In another example, Bettelheim presents the case of a motherless girl who is being raised by an uncaring nanny. Like the imprisoned Rapunzel, the girl felt powerless in her new home situation and pined for rescue. In fact, Rapunzel's long hair became a symbol of freedom and happiness, because her nanny always cut her hair short. Later, in therapy, the girl realized that the "prince" she had been waiting for was actually her absentee father. As an adult, the girl gave Rapunzel a happy ending, in which her hair grew long again. In addition, the prince/father figure was only temporarily blinded and eventually "saw" his daughter.

In both these examples, Bettelheim presents case studies that illustrate the role which fairy tales in general, and "Rapunzel" in particular, can play in the lives of their readers. Readers not only correlate fairy tale motifs to happenings in their own life, but also actually begin to sympathize with Rapunzel. To certain readers who identify with Rapunzel's situation, the tale becomes a story of hope and the endurance in sharing a common situation.

In her study of how middle-school children relate to the story of Cinderella, Mary Mercer Krogness (1996) finds common ground with Bettelheim's conclusions.

First, Krogness observes that versions of the ancient fairy tale of Cinderella exists across more than 500 different cultures, including ancient Africa, China, India, Egypt, and Korea. She attributes the tale's universalism and enduring popularity not in the fantasy aspect of fairy godmothers and royalty. Instead, Krogness locates the heart of this timeless tale in "a young girl's feelings of rejection, dejection, abandonment, and depression" (Krogness 1996). These feelings continue to resonate with children, preteens and teenagers today because the familiar emotions connect with their own. Young people greatly identify with the story's oppressed lead character.

In the psychological tradition of Bettelheim, Krogness thus suggests that educators and counselors can use the story of Cinderella as both a teaching tool and a chance to give young people an opportunity to air emotional burdens and be heard. Krogness thus recommends that teachers ask their young students to write their own versions of the Cinderella story. In her experience, the resulting stories are mitigated by socio-economic, cultural, racial and linguistic factors. Many of the stories serve as an outlet for the children's feelings, allowing them to express emotions that would otherwise have remained hidden.

One child, for example, expressed concerns about her parent's divorce or the difficulty of getting along with new step-siblings. For some, the problems are even darker. In her story, one child wrote "I often wonder if anyone would notice if for some reason I'd just disappear. Sometimes I feel like a small dot in the universe" (Krogness 1996).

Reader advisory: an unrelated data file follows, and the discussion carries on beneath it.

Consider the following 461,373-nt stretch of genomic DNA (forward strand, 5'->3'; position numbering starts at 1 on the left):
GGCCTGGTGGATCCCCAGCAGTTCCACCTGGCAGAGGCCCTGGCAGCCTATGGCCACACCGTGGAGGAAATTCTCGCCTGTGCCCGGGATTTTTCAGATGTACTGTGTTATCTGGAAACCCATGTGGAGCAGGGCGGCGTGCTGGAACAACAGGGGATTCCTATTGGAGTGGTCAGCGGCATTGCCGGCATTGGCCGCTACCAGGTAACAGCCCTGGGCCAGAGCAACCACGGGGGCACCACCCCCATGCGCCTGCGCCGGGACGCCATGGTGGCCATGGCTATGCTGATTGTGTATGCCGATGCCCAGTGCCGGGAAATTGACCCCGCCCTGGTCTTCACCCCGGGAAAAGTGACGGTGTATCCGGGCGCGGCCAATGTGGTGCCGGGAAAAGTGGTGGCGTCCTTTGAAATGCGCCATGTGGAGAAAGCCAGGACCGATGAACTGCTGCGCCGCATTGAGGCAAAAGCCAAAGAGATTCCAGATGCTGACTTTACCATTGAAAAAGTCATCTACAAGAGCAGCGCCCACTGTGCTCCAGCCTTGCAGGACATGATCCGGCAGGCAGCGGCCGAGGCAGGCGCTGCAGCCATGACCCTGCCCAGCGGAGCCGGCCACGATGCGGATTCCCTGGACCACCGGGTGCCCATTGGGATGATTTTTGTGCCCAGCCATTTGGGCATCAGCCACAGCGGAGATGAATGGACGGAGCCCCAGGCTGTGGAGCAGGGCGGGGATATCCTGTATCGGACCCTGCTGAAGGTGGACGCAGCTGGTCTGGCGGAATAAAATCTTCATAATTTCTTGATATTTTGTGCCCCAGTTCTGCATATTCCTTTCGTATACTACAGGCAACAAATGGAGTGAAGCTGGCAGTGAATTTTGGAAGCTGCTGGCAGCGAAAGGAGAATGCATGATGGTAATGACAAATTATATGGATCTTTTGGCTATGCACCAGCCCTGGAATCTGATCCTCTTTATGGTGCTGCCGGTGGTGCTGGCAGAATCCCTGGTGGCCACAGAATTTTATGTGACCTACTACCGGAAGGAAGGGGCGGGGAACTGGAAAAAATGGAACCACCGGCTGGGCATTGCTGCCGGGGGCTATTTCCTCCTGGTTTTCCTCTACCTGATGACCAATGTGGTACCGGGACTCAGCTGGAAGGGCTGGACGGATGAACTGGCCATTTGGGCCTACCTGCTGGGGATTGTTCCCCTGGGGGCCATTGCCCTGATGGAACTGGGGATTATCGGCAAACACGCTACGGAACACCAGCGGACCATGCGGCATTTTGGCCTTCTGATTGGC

Krogness concludes that the strength of using Cinderella as a model lies in the universal emotions that are chronicled in the story. This allows children and adolescents who share the same feelings to create spaces of sharing, and helps in forming stronger social bonds.

In summary, myths and fairy tales have significant personal therapeutic value, particularly for children. Bettelheim believes that fairy tales play a key role in the psychological well being of children by providing them with characters with whom they can identify. A child - male or female - can thus see Rapunzel as a story of hope and identify with the female hero who escapes her imprisonment. Children and adolescents can also identify with the loneliness isolation and oppression faced by Cinderella and use this commonality as a springboard for sharing experiences and forming social bonds with their peer groups.

Fairy Tales as Ideology

These above-mentioned studies, however, do not address another underlying aspect of most children's literature. As cultural products themselves, these stories reflect prevailing cultural norms. In the process, they also transmit these norms to the next generation of children. Thus, in addition to merely reflecting dominant society, these stories also play an active role in maintaining and reproducing dominant social structures and beliefs.

In his book Happily Ever After: Fairy tales, children and the culture industry Jack Zipes (1998) tackles the social role of fairy tales. For Zipes, fairy tales have a larger purpose than merely contributing to the individual well being of one child. Instead, Zipes locates the fairy tale in the realm of Theodor Adorno's concept of the "culture industry," where the products of culture no longer serve aesthetic or intellectual functions. Instead, these products of mass culture simply reinforce and reproduce the prevailing economic and social order.

In modern day capitalism, this translates to the Disney Company's role as the predominant purveyor of fairy tales in modern Western and,… [END OF PREVIEW]